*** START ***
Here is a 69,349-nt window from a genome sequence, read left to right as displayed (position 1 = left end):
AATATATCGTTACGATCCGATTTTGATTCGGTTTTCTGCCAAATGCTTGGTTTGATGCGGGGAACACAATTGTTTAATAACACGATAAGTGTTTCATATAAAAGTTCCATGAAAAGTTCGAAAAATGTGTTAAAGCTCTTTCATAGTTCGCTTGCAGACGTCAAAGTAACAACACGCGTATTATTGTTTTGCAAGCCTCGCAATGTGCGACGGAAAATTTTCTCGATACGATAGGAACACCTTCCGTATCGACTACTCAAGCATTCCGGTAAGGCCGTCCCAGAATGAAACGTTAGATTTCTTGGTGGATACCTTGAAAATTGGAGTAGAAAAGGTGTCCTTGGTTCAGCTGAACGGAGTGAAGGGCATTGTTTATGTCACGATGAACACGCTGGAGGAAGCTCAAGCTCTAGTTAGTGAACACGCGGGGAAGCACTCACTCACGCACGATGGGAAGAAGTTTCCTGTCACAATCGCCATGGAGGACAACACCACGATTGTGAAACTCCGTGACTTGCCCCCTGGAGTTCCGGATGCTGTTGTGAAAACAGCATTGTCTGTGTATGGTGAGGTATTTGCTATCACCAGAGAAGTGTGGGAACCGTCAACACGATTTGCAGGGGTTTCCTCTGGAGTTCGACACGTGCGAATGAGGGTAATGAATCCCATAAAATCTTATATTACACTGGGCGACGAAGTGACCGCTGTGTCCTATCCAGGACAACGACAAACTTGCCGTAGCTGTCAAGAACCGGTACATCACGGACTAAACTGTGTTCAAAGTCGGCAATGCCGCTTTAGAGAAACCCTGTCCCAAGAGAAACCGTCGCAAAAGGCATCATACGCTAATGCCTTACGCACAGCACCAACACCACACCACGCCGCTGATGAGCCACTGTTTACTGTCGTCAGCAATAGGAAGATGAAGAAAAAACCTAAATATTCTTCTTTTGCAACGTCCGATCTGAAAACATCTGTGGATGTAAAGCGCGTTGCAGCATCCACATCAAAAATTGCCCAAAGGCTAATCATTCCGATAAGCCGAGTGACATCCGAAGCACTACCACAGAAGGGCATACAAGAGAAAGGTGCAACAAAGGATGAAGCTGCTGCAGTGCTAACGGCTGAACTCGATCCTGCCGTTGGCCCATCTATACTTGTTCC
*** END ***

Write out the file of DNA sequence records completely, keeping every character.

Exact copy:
Here is a 69,349-nt window from a genome sequence, read left to right as displayed (position 1 = left end):
AATATATCGTTACGATCCGATTTTGATTCGGTTTTCTGCCAAATGCTTGGTTTGATGCGGGGAACACAATTGTTTAATAACACGATAAGTGTTTCATATAAAAGTTCCATGAAAAGTTCGAAAAATGTGTTAAAGCTCTTTCATAGTTCGCTTGCAGACGTCAAAGTAACAACACGCGTATTATTGTTTTGCAAGCCTCGCAATGTGCGACGGAAAATTTTCTCGATACGATAGGAACACCTTCCGTATCGACTACTCAAGCATTCCGGTAAGGCCGTCCCAGAATGAAACGTTAGATTTCTTGGTGGATACCTTGAAAATTGGAGTAGAAAAGGTGTCCTTGGTTCAGCTGAACGGAGTGAAGGGCATTGTTTATGTCACGATGAACACGCTGGAGGAAGCTCAAGCTCTAGTTAGTGAACACGCGGGGAAGCACTCACTCACGCACGATGGGAAGAAGTTTCCTGTCACAATCGCCATGGAGGACAACACCACGATTGTGAAACTCCGTGACTTGCCCCCTGGAGTTCCGGATGCTGTTGTGAAAACAGCATTGTCTGTGTATGGTGAGGTATTTGCTATCACCAGAGAAGTGTGGGAACCGTCAACACGATTTGCAGGGGTTTCCTCTGGAGTTCGACACGTGCGAATGAGGGTAATGAATCCCATAAAATCTTATATTACACTGGGCGACGAAGTGACCGCTGTGTCCTATCCAGGACAACGACAAACTTGCCGTAGCTGTCAAGAACCGGTACATCACGGACTAAACTGTGTTCAAAGTCGGCAATGCCGCTTTAGAGAAACCCTGTCCCAAGAGAAACCGTCGCAAAAGGCATCATACGCTAATGCCTTACGCACAGCACCAACACCACACCACGCCGCTGATGAGCCACTGTTTACTGTCGTCAGCAATAGGAAGATGAAGAAAAAACCTAAATATTCTTCTTTTGCAACGTCCGATCTGAAAACATCTGTGGATGTAAAGCGCGTTGCAGCATCCACATCAAAAATTGCCCAAAGGCTAATCATTCCGATAAGCCGAGTGACATCCGAAGCACTACCACAGAAGGGCATACAAGAGAAAGGTGCAACAAAGGATGAAGCTGCTGCAGTGCTAACGGCTGAACTCGATCCTGCCGTTGGCCCATCTATACTTGTTCC